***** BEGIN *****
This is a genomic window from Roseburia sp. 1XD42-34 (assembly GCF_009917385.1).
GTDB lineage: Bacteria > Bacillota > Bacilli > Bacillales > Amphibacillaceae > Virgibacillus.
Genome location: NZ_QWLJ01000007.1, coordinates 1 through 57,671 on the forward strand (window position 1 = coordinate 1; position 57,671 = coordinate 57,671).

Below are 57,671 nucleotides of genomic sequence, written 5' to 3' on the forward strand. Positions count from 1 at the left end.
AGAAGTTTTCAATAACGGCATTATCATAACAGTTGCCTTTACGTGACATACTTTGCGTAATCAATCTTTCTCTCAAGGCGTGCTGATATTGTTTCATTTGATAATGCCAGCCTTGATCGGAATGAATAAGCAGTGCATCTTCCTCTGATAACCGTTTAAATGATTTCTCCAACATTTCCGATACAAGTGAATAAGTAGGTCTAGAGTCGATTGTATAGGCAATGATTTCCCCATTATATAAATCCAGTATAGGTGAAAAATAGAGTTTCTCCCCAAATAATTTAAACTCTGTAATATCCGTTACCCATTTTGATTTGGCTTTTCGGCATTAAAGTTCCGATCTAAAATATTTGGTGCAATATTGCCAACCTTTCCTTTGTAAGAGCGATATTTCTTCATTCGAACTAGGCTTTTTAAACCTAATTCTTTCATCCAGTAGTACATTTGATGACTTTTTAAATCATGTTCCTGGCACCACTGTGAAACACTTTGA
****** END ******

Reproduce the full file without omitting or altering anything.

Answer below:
This is a genomic window from Roseburia sp. 1XD42-34 (assembly GCF_009917385.1).
GTDB lineage: Bacteria > Bacillota > Bacilli > Bacillales > Amphibacillaceae > Virgibacillus.
Genome location: NZ_QWLJ01000007.1, coordinates 1 through 57,671 on the forward strand (window position 1 = coordinate 1; position 57,671 = coordinate 57,671).

Below are 57,671 nucleotides of genomic sequence, written 5' to 3' on the forward strand. Positions count from 1 at the left end.
AGAAGTTTTCAATAACGGCATTATCATAACAGTTGCCTTTACGTGACATACTTTGCGTAATCAATCTTTCTCTCAAGGCGTGCTGATATTGTTTCATTTGATAATGCCAGCCTTGATCGGAATGAATAAGCAGTGCATCTTCCTCTGATAACCGTTTAAATGATTTCTCCAACATTTCCGATACAAGTGAATAAGTAGGTCTAGAGTCGATTGTATAGGCAATGATTTCCCCATTATATAAATCCAGTATAGGTGAAAAATAGAGTTTCTCCCCAAATAATTTAAACTCTGTAATATCCGTTACCCATTTTGATTTGGCTTTTCGGCATTAAAGTTCCGATCTAAAATATTTGGTGCAATATTGCCAACCTTTCCTTTGTAAGAGCGATATTTCTTCATTCGAACTAGGCTTTTTAAACCTAATTCTTTCATCCAGTAGTACATTTGATGACTTTTTAAATCATGTTCCTGGCACCACTGTGAAACACTTTGA